Statistical analysis

The SPSS 19.0 statistics software (SPSS Inc., Chicago, IL) was used to conduct all statistical analyses. Continuous data were expressed as mean ± standard deviation, and categorical variables were expressed as number (%). Statistical significance was defined as two-sided p < 0.05.

Results

Totally, one hundred and eighteen patients (92 male, 78%) were included in analysis. The mean age was 55.4 ± 10.7 years and the body mass index was 22.2 ± 2.8 kg/m2. The tumor located in 74 patients at the lower 1/3 of the stomach, 11 at middle 1/3 and 33 at upper 1/3. The patients’ characteristics are summarized in Table 1.

Table 1 Clinicopathologic characteristics, operative and pathological results of the patients

The laparoscopic gastrectomy with D2 lymphadenectomy was successful without open conversion in all patients. Thirty five patients underwent total gastrectomy and 83 patients distal gastrectomy. The mean operation time was 246.6 ± 45.7 min, where the mean time for No.6 lymph nodes dissection was 32.1 ± 5.8 min. The mean estimated blood loss was 87.0 ± 35.9 mL.

There was no peri-operative mortality. Postoperative complications happened in 21 patients (17.8%), including pulmonary infections or plural effusion in 15, intraperitoneal abscesses in 3, surgical site infections in one, and gastroplegia in 2. All complications were successfully treated with conservative therapy or aspiration. There was no No.6 lymphadenectomy-associated complications, such as injury of transverse colon, blood vessels of mesocolon, pancreas or duodenum, pancreatitis, pancreatic leakage and postoperative hemorrhage. The mean time to first flatus was 4.9 ± 1.3 days, mean time to first food intake 3.3 ± 1.1 days and mean hospital stay 9.6 ± 3.7 days.

The mean tumor size was 3.0 ± 1.4 cm. The mean number of total lymph nodes harvested was 36.8 ± 12.9 and No.6 lymph nodes retrieved 5.1 ± 3.1, where the mean number of overall metastatic lymph nodes was 1.8 ± 2.9 and metastatic No.6 lymph nodes 0.2 ± 0.6. No.6 lymph nodes metastases were observed in 15 patients. There were 35 patients in stage Ia, 22 stage Ib, 23 stage IIa, 13 stage IIb, 16 stage IIIa, 6 stage IIIb and 3 stage IIIc according to the 7th AJCC Cancer Staging.

Discussion

In the present study, we showed satisfactory short term outcomes and dissecting efficacy of laparoscopic infrapyloric lymphadenectomy for gastric cancer. Compared with our 53 patients receiving traditional procedure going inside the omental sac and dissecting the No.6 lymph nodes from the lower edge of pancreas toward to the duodenum, the novel approach retrieved more total lymph nodes (36.8 ± 12.9 vs. 31.8 ± 10.5, p = 0.009) and No.6 lymph nodes (5.1 ± 3.1 vs. 3.7 ± 2.1, p = 0.002). Meanwhile, the operation time (246.6 ± 45.7 min vs. 261.5 ± 52.6 min, p = 0.078), volume of blood loss (87.0 ± 35.9 mL vs. 93.8 ± 30.8 mL, p = 0.212), and postoperative complication rates (17.8% vs. 22.6%, p = 0.458) were comparable. No No.6 lymphadenectomy-associated complications were observed. Lastly, the mean number of total lymph nodes harvested and No.6 lymph nodes retrieved was comparable, or even higher than those of laparoscopic or open surgery reported in previous literatures [14, 19,20,21,22,23].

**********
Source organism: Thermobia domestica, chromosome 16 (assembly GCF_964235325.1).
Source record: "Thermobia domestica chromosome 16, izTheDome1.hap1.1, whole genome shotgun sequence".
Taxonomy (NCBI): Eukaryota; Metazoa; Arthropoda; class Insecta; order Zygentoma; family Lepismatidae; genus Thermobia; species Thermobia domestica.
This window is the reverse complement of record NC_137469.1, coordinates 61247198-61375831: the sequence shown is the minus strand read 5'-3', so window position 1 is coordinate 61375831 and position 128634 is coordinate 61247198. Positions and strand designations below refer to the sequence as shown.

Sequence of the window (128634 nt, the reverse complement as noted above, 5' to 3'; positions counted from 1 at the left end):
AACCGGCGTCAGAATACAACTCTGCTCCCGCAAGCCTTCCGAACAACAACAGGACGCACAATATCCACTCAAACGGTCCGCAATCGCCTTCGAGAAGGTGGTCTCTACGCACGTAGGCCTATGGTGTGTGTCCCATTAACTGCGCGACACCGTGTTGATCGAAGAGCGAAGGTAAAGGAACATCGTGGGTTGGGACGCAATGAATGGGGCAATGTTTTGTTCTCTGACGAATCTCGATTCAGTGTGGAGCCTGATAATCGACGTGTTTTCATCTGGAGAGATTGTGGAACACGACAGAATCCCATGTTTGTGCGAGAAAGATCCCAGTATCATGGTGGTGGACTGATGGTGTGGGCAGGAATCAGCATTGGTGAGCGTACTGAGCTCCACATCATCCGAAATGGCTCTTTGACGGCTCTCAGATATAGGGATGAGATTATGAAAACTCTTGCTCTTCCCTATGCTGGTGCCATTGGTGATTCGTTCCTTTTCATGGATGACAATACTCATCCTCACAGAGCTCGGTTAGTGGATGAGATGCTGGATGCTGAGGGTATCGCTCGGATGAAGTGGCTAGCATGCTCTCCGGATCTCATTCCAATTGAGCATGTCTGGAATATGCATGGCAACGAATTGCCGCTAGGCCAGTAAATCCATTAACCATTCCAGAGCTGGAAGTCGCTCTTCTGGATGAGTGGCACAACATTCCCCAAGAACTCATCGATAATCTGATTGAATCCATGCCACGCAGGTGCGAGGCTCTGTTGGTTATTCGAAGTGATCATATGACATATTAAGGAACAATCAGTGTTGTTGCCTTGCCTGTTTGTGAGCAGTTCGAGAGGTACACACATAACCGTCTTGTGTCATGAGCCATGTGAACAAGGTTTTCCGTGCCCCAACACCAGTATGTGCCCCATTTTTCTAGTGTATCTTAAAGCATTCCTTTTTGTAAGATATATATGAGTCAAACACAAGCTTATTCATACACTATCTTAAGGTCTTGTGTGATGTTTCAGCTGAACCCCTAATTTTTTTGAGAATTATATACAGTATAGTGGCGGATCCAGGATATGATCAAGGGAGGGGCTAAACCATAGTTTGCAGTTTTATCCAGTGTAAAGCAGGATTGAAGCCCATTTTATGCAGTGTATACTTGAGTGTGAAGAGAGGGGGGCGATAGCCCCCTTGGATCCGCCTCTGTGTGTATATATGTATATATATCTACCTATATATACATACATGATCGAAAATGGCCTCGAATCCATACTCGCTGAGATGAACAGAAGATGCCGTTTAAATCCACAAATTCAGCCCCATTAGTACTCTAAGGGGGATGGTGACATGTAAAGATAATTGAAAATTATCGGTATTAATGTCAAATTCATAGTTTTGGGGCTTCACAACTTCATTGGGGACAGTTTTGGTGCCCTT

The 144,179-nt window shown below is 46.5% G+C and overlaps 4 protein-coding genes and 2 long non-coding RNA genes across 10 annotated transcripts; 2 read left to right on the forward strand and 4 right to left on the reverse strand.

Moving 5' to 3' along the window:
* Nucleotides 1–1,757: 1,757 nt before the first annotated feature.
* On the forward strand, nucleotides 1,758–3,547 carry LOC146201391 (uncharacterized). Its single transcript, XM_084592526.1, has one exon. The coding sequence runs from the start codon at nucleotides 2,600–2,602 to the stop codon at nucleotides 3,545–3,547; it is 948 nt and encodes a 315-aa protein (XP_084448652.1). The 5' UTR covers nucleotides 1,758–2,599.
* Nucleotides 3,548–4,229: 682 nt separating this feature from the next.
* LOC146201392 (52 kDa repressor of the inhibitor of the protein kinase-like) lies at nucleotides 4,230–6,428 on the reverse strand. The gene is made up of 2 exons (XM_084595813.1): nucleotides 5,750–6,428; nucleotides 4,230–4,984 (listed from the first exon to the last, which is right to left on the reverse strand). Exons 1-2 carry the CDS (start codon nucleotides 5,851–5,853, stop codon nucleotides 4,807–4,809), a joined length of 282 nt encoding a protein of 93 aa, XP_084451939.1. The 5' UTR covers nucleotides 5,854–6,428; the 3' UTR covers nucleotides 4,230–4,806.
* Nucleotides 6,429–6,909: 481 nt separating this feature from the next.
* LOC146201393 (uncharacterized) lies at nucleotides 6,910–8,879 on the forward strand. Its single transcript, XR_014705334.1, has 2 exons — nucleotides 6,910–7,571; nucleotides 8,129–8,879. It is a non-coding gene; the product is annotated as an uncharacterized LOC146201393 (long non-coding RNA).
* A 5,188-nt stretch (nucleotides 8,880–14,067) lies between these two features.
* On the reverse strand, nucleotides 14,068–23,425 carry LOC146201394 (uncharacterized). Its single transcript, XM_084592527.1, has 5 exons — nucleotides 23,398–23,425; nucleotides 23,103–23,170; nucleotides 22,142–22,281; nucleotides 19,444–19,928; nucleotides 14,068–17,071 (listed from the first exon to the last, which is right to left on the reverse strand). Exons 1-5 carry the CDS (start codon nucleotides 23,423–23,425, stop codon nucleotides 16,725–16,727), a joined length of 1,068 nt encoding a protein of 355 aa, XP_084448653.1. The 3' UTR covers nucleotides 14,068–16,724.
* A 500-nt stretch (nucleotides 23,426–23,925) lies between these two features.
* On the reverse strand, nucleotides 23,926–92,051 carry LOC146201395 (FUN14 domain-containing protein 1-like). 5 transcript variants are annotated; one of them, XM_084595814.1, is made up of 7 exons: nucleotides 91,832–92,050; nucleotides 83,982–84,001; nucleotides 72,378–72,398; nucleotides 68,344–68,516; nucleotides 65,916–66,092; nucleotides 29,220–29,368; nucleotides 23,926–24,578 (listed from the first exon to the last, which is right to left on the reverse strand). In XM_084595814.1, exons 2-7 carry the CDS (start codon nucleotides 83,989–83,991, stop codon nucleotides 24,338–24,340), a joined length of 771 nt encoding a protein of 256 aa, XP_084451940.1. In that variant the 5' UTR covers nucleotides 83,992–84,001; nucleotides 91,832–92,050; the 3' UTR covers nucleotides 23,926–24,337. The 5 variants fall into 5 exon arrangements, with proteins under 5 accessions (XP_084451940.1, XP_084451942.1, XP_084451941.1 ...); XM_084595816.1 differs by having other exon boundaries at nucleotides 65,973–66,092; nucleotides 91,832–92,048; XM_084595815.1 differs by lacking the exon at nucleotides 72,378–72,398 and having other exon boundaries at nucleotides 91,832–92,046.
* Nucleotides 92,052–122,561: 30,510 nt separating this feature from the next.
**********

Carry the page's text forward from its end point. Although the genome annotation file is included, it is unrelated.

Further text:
Lymphadenectomy is an important component of gastric cancer surgery, and D2 lymphadenectomy has been proven to decrease the locoregional recurrence and gastric cancer related deaths nowadays [7]. Because No.6 lymph nodes is one of the most frequently involved stations, complete No.6 lymph nodes dissection is crucial for a curative gastrectomy even in a D1 or D1 + lymphadenectomy for early cancer, let alone advanced cancer [6, 14]. No.6 lymph nodes mainly drain the lymphatic flow from the lower 1/3 of the stomach which remains the most common site of gastric cancer although the incidence of proximal tumor has been increasing in the past two decades [5, 24]. Therefore, the metastatic rate of No.6 lymph nodes is quite high. Our previous study found that the metastatic rate of No.6 lymph nodes was 28.1%, [14] and another study has reported that the No.6 lymph nodes were the most frequently affected lymph nodes with the positive rate of 34.3% among patients with distal gastric cancer [25]. Consequently, the likelihood of residual disease in infrapyloric lymph nodes might increase for gastric cancer patients receiving incomplete No.6 lymphadenectomy. For them, actually, the positive No.6 lymph nodes might not be removed completely. Nevertheless, a complete No.6 lymph nodes dissection during laparoscopic surgery should not be regarded as a technically easy procedure.